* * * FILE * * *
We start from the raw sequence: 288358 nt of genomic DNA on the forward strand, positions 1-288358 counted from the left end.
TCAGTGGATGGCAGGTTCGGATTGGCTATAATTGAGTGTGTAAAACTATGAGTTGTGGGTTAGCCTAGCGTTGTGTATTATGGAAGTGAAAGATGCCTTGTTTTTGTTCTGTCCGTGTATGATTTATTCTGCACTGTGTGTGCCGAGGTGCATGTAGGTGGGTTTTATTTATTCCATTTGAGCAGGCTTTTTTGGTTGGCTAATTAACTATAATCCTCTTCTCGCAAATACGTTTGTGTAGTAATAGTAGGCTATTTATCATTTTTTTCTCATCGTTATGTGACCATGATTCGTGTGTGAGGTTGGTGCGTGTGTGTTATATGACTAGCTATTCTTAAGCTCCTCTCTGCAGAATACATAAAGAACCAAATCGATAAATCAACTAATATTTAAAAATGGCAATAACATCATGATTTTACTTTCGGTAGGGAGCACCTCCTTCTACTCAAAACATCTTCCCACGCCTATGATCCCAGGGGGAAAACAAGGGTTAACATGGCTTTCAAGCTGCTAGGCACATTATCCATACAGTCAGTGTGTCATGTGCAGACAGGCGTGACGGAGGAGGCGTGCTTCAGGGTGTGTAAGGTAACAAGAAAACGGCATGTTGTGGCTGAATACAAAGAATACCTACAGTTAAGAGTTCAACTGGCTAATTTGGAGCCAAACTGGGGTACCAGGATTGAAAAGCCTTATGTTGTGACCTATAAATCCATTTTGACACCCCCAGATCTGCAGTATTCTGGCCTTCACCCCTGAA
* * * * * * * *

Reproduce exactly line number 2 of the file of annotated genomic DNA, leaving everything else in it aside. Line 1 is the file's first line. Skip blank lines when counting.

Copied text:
TCAGTGGATGGCAGGTTCGGATTGGCTATAATTGAGTGTGTAAAACTATGAGTTGTGGGTTAGCCTAGCGTTGTGTATTATGGAAGTGAAAGATGCCTTGTTTTTGTTCTGTCCGTGTATGATTTATTCTGCACTGTGTGTGCCGAGGTGCATGTAGGTGGGTTTTATTTATTCCATTTGAGCAGGCTTTTTTGGTTGGCTAATTAACTATAATCCTCTTCTCGCAAATACGTTTGTGTAGTAATAGTAGGCTATTTATCATTTTTTTCTCATCGTTATGTGACCATGATTCGTGTGTGAGGTTGGTGCGTGTGTGTTATATGACTAGCTATTCTTAAGCTCCTCTCTGCAGAATACATAAAGAACCAAATCGATAAATCAACTAATATTTAAAAATGGCAATAACATCATGATTTTACTTTCGGTAGGGAGCACCTCCTTCTACTCAAAACATCTTCCCACGCCTATGATCCCAGGGGGAAAACAAGGGTTAACATGGCTTTCAAGCTGCTAGGCACATTATCCATACAGTCAGTGTGTCATGTGCAGACAGGCGTGACGGAGGAGGCGTGCTTCAGGGTGTGTAAGGTAACAAGAAAACGGCATGTTGTGGCTGAATACAAAGAATACCTACAGTTAAGAGTTCAACTGGCTAATTTGGAGCCAAACTGGGGTACCAGGATTGAAAAGCCTTATGTTGTGACCTATAAATCCATTTTGACACCCCCAGATCTGCAGTATTCTGGCCTTCACCCCTGAA